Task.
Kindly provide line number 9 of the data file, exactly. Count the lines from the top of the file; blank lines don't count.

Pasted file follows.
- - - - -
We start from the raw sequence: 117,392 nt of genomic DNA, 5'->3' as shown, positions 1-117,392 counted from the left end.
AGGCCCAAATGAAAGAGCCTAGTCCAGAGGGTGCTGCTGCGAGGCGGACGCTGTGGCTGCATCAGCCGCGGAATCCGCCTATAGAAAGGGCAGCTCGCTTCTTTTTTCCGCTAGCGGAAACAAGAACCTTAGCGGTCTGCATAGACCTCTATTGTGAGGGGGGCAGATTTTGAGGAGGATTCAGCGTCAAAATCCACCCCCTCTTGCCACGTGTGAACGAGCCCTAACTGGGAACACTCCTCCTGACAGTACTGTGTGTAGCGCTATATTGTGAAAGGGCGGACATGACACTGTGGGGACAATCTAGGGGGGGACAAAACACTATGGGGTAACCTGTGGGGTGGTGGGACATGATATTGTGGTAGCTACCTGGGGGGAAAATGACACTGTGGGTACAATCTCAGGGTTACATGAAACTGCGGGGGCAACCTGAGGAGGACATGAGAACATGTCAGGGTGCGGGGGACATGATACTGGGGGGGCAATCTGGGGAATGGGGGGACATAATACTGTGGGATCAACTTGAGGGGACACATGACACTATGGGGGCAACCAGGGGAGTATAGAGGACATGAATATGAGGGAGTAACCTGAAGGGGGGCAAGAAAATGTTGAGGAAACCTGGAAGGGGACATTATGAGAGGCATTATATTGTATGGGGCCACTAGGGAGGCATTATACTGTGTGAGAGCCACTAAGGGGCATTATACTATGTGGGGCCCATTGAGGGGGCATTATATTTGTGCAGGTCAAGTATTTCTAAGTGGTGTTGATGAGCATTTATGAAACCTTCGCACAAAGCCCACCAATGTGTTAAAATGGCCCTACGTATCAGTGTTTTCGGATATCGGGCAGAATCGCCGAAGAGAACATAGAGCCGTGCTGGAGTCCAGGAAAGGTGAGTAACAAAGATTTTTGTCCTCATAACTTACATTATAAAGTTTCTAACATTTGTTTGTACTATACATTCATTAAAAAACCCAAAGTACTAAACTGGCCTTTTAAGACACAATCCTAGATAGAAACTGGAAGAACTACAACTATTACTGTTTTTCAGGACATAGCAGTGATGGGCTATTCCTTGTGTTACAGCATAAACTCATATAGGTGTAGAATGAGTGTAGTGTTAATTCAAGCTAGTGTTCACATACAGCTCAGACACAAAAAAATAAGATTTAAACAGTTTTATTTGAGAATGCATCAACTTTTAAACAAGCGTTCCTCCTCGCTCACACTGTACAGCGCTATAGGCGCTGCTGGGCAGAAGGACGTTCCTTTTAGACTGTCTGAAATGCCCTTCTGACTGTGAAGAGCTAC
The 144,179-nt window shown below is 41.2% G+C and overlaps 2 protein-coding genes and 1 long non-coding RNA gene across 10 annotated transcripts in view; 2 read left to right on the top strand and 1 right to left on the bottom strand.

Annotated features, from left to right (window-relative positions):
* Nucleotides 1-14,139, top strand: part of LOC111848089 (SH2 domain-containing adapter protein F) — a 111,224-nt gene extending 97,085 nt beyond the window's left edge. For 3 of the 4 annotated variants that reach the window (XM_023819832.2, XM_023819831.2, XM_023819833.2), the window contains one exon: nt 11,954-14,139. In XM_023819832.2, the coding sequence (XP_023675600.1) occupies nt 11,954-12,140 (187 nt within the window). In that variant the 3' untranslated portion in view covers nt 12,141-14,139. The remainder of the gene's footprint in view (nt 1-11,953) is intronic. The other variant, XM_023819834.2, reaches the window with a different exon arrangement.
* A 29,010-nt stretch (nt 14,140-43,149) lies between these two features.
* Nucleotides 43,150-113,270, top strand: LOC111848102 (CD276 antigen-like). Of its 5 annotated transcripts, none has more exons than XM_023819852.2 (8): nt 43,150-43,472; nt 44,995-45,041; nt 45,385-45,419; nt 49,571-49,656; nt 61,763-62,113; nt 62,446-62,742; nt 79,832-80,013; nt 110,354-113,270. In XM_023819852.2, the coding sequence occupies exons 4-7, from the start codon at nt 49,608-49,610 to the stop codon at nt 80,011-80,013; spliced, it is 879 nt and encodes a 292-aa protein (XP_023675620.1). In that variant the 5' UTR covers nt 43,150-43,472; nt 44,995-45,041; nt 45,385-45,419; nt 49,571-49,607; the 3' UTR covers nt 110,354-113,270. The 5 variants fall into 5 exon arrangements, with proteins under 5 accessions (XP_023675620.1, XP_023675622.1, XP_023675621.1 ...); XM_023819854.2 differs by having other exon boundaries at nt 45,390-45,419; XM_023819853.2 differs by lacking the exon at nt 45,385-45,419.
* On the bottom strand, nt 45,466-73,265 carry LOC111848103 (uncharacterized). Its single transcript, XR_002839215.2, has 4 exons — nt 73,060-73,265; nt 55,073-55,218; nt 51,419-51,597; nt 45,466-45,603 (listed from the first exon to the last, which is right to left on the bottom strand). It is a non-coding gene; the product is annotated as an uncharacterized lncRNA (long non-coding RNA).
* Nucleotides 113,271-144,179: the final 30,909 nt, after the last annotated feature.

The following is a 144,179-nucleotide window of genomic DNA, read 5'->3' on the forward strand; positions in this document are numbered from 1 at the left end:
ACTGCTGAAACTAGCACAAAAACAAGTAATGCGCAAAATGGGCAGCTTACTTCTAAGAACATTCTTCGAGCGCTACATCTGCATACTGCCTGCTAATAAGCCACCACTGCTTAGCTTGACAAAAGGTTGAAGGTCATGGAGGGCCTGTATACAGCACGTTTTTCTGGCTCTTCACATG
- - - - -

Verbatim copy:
* Nucleotides 113,271-144,179: the final 30,909 nt, after the last annotated feature.